Published Wednesday, 18 December 2013
The Downing Street inquiry cleared Ms Villiers of any wrongdoing. (© Getty)
In a letter the Cabinet Secretary Sir Jeremy Heywood said that Ms Villiers had insisted that the meeting in 2011 with Simon Hoare, lobbyist with Helioslough developers was "a personal engagement with a long-standing friend".
Conservative MP Anne Main had complained to Number 10 that the pair had discussed a controversial planning application by the company for a rail freight depot on green belt land in her St Albans constituency.
After reviewing the incident, Sir Jeremy said he believed that Ms Villiers did not take any action to influence the transport or communities departments' decision.
"There is no evidence that decisions were affected by lobbying on behalf of Helioslough or other parties," he said.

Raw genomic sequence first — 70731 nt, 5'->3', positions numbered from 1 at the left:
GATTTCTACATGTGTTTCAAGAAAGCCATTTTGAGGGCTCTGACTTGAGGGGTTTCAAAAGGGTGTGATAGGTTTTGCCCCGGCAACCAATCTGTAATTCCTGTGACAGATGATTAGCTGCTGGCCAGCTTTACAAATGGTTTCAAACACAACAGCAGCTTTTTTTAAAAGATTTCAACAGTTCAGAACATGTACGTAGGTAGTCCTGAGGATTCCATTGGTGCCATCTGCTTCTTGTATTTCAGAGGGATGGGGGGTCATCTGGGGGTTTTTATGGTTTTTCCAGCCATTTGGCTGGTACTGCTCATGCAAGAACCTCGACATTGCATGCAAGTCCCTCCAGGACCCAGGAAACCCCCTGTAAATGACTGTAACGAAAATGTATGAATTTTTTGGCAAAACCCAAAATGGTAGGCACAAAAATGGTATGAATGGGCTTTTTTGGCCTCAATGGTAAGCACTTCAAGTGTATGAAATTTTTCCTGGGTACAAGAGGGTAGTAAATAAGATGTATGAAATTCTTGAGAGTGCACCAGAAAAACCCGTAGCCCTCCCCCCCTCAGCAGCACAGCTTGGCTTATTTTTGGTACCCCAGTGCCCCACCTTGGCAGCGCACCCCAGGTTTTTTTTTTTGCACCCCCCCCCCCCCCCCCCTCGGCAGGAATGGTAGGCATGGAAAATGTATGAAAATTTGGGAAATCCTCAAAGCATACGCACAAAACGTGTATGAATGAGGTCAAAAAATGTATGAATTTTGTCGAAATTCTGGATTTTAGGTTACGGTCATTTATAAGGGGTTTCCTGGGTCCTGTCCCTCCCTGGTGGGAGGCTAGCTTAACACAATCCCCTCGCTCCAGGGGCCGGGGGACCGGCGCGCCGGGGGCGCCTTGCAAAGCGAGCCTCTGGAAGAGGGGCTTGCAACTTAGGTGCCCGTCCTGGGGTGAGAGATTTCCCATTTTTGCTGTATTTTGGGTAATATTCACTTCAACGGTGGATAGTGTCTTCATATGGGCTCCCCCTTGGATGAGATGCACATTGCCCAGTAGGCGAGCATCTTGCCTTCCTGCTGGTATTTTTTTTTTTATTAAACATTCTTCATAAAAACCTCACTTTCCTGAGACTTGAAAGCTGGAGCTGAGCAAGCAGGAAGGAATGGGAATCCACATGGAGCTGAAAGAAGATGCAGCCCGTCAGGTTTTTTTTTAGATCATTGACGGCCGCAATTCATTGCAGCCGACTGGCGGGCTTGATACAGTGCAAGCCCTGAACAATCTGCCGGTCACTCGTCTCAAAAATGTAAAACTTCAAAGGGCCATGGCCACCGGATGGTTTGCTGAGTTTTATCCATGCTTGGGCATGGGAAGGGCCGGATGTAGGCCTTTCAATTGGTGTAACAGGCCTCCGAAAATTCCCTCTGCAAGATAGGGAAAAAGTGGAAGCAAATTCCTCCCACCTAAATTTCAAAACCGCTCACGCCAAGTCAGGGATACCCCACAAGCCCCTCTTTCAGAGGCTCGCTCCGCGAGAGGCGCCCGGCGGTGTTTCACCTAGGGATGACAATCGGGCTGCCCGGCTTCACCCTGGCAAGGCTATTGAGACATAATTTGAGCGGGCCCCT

But Ms Main said that he had failed to address the provision in the code governing ministers' behaviour which requires them to avoid conflicts of interest.
Helioslough applied for planning permission for a £400m international rail freight exchange on 300 acres of green belt between St Albans in Hertfordshire and London.
The proposal for five warehouses served by railway sidings was first lodged in 2006 and was blocked. Following a judicial review, the application is again under consideration.
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